John Still says excitement is building as Luton Town prepare for their grand return to the Football League. And why not? After five years in the wilderness for a club that was ravaged by financial mismanagement, these are undoubtedly exciting times. Luton are back. “They’ve waited for the day to come around when they play in the Football League again,” Still says.
Yet to the untrained ear it sounds as if Luton’s manager is reading from an autocue, that the tone of his voice does not quite match the words coming out of his mouth. It is not that he is boring or insincere – far from it – more that he is a man in possession of an almost intimidating level of calm. The impression quickly forms of someone who is utterly unflappable.
“I never used to be,” Still, 64, says. “I think I’ve mellowed a bit as I’ve got older. I have my say when I need to. But I think it’s important to have a calm approach, otherwise I’m not sure shouting and hollering is the right thing to do because the game has changed. I used to be a shouter and let players know exactly what I think but I do it in a calmer way.”
The obvious question is whether he has any secret methods to pass on. Yoga? Meditation? Maybe good old-fashioned counting to 10? Suddenly he sounds amused.
“I don’t have methods,” Still says. “I never get too high when it’s great, I never get too low when it’s poor. I just try and keep a constant. That keeps me very, very level-headed. If I feel I need to say anything that might be seen as aggressive, I try and ask myself if it’s the right thing to do. Sometimes it is and sometimes I do. But mostly I try to think to myself not to do that and keep positive.”
That steady influence is what Luton required. They were promoted to the Championship in 2005 but when it went wrong, it all happened so quickly that they barely had time to pause for breath. As their finances went south, so did the team and their 89-year stay in the Football League came to an acrimonious end in 2009 after three consecutive relegations, administration and a total of 40 points deducted along the way.
Supporters raged, taking aim at former owners, managers and the authorities. What stung most was the unprecedented 30-point deduction they were handed at the start of the 2008-09 season for a combination of financial irregularities and illegal payments to agents. Their complaints fell on deaf ears.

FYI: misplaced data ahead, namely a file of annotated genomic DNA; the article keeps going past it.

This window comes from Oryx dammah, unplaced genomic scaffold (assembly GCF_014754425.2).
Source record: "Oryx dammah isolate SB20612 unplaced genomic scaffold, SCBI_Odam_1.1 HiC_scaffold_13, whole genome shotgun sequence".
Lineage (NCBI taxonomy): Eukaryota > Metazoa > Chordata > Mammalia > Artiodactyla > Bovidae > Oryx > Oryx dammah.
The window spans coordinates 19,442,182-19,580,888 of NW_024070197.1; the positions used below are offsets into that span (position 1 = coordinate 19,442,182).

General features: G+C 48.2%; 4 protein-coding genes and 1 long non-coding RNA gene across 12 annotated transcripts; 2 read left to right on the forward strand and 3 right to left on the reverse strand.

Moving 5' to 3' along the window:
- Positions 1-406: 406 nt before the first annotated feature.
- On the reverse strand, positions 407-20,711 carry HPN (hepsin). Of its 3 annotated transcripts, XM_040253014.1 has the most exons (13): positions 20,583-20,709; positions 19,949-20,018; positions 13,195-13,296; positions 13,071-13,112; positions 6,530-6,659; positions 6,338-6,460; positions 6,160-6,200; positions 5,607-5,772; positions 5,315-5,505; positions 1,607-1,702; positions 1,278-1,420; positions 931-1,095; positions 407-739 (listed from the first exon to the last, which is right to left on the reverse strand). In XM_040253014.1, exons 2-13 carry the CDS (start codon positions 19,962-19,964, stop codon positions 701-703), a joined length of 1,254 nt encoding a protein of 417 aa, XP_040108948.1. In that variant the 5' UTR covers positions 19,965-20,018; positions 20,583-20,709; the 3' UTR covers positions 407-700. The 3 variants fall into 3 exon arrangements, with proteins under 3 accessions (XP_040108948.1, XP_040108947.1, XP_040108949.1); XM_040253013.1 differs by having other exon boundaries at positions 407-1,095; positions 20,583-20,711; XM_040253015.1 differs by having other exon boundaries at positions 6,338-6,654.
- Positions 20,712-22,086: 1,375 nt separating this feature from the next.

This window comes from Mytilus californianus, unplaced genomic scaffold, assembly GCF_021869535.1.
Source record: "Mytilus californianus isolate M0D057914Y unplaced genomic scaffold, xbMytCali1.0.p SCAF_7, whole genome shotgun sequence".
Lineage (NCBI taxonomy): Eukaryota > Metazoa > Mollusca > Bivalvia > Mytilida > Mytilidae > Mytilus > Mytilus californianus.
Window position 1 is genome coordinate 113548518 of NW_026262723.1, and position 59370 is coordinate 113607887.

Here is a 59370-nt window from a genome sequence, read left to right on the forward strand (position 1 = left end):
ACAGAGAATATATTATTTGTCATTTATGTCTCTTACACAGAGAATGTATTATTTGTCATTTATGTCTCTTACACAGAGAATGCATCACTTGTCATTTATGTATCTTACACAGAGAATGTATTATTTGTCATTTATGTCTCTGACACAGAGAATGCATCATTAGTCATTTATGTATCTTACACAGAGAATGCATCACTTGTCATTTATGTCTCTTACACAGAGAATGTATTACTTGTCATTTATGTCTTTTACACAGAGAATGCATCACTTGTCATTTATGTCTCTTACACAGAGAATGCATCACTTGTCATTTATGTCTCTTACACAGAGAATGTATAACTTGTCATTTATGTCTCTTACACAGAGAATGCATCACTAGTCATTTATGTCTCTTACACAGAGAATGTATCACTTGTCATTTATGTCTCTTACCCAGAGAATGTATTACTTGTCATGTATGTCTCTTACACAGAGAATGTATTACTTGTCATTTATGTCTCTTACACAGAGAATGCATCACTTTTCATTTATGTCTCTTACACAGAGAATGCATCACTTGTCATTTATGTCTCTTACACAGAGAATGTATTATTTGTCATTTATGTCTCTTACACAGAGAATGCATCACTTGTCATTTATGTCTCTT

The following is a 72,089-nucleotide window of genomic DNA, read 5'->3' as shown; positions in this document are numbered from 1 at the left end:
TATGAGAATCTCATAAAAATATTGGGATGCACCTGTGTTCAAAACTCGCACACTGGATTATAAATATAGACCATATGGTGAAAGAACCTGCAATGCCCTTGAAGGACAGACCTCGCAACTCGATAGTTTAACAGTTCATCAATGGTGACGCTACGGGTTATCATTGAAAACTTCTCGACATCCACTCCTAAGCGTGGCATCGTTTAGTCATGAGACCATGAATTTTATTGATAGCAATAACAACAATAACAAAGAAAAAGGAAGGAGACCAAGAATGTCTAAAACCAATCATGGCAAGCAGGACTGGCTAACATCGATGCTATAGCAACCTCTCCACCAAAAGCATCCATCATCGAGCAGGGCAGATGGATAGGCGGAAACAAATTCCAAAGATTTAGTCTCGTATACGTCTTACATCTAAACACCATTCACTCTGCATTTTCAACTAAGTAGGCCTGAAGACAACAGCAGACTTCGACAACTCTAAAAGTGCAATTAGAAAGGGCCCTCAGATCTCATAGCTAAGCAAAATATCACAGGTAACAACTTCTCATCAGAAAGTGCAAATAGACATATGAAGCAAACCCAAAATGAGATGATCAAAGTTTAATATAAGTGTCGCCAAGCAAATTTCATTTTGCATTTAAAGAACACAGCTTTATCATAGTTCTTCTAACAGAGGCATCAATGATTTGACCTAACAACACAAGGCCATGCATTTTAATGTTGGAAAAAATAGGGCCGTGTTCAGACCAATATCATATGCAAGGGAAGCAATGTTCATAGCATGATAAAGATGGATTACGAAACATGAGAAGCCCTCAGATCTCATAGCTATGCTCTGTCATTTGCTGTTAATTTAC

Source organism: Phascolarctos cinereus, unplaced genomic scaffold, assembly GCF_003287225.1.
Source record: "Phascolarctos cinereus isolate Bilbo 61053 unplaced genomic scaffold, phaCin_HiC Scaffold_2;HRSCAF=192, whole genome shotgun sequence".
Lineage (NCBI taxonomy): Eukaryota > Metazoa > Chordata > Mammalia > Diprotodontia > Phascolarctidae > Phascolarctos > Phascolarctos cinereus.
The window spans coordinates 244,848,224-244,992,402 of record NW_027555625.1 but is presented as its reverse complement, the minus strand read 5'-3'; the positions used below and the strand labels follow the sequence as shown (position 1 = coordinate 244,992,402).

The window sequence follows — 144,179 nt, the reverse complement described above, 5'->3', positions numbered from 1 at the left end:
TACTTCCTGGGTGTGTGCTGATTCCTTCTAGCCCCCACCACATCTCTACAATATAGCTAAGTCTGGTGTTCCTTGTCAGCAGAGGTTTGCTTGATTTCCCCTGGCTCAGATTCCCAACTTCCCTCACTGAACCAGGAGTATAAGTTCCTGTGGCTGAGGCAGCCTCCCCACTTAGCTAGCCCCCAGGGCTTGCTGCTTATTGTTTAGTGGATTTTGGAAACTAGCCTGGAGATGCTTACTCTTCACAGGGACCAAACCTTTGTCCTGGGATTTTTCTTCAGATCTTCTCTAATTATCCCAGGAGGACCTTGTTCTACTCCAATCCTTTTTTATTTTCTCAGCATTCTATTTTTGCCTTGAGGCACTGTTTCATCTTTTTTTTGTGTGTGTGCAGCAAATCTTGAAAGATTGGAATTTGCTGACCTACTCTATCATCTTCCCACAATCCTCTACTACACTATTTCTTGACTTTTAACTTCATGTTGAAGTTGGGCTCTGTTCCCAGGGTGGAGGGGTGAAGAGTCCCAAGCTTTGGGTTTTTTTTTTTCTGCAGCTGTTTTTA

For Nick Owen, the television presenter who fronted the Luton 2020 consortium that saved the club from bankruptcy at the start of 2008, the rebuilding job was huge. Four managers tried and failed to restore Luton to their former heights and the ill-feeling grew.
The turning point arrived in February 2013 when Still, seeking a new challenge, left Dagenham after nine years and dropped a division to join Luton.
“I found a desperate situation,” he says. “There was a lot of negativity and nervousness about whether they would ever get out of that league. I think one of the reasons they struggled to get out was because of that anxiety during games. It was that sort of feeling when I first got there. I had to find players with mental strength as well as physical strength.
“We tried to include everyone in what we do. But it was nothing new for me because I’ve always tried to have a team ethic, on and off the pitch. Everybody is included, whether it’s the cleaner at the training ground. It’s important you make people feel that they are playing a part in your success – or failure.”
It was difficult initially. “I hadn’t been there long,” Still says. “After the Hyde game at home, I was walking off and there was a guy with a cap on and he looked down at me and says, ‘Still, you’re a tosser.’ That went down well!”
Still could have been forgiven for wondering if he had made the right choice. Some people had warned him away from Luton. “But that gave me a spur,” he says. “I just felt I needed a challenge.”
The challenge was to turn Kenilworth Road into a positive place again. Instead of turning on the team, supporters started to give them their full backing and Luton went on a record 27-game unbeaten run to seal promotion.
They have lost their leading scorer, Andre Gray, to Brentford yet Still believes they can survive. “If everyone does well, we can have a good season,” he says.
And that means? “I’m pretty straightforward,” Still says, refusing to be coaxed into making a bold prediction. “What I want to be able to do is look at my team and feel it’s fulfilled its potential.”